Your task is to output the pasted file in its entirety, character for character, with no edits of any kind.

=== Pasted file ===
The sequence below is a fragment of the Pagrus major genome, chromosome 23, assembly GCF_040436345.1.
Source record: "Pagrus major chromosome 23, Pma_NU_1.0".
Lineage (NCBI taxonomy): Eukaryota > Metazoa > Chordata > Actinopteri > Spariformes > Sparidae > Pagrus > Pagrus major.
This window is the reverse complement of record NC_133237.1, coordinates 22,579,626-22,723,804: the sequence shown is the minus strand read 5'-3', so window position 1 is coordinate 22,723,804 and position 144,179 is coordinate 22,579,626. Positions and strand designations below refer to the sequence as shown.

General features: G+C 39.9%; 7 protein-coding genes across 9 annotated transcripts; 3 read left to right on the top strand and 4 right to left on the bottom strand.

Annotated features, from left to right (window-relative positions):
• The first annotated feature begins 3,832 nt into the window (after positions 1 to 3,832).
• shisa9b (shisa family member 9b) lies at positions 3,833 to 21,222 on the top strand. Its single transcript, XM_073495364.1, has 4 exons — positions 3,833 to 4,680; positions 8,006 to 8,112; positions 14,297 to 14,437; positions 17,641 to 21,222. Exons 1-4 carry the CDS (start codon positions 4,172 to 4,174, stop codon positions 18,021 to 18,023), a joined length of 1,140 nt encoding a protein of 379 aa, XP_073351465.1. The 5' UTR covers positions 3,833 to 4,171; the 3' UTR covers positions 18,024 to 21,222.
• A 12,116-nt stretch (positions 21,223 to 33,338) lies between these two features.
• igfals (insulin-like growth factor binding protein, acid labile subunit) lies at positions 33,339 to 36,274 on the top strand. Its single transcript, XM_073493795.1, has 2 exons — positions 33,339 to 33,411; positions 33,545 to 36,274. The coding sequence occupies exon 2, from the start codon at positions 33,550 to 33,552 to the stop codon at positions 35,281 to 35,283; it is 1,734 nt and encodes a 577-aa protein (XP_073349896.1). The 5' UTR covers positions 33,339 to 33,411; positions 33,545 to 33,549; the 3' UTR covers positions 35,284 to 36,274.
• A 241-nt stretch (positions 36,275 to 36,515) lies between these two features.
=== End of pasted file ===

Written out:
The sequence below is a fragment of the Pagrus major genome, chromosome 23, assembly GCF_040436345.1.
Source record: "Pagrus major chromosome 23, Pma_NU_1.0".
Lineage (NCBI taxonomy): Eukaryota > Metazoa > Chordata > Actinopteri > Spariformes > Sparidae > Pagrus > Pagrus major.
This window is the reverse complement of record NC_133237.1, coordinates 22,579,626-22,723,804: the sequence shown is the minus strand read 5'-3', so window position 1 is coordinate 22,723,804 and position 144,179 is coordinate 22,579,626. Positions and strand designations below refer to the sequence as shown.

General features: G+C 39.9%; 7 protein-coding genes across 9 annotated transcripts; 3 read left to right on the top strand and 4 right to left on the bottom strand.

Annotated features, from left to right (window-relative positions):
• The first annotated feature begins 3,832 nt into the window (after positions 1 to 3,832).
• shisa9b (shisa family member 9b) lies at positions 3,833 to 21,222 on the top strand. Its single transcript, XM_073495364.1, has 4 exons — positions 3,833 to 4,680; positions 8,006 to 8,112; positions 14,297 to 14,437; positions 17,641 to 21,222. Exons 1-4 carry the CDS (start codon positions 4,172 to 4,174, stop codon positions 18,021 to 18,023), a joined length of 1,140 nt encoding a protein of 379 aa, XP_073351465.1. The 5' UTR covers positions 3,833 to 4,171; the 3' UTR covers positions 18,024 to 21,222.
• A 12,116-nt stretch (positions 21,223 to 33,338) lies between these two features.
• igfals (insulin-like growth factor binding protein, acid labile subunit) lies at positions 33,339 to 36,274 on the top strand. Its single transcript, XM_073493795.1, has 2 exons — positions 33,339 to 33,411; positions 33,545 to 36,274. The coding sequence occupies exon 2, from the start codon at positions 33,550 to 33,552 to the stop codon at positions 35,281 to 35,283; it is 1,734 nt and encodes a 577-aa protein (XP_073349896.1). The 5' UTR covers positions 33,339 to 33,411; positions 33,545 to 33,549; the 3' UTR covers positions 35,284 to 36,274.
• A 241-nt stretch (positions 36,275 to 36,515) lies between these two features.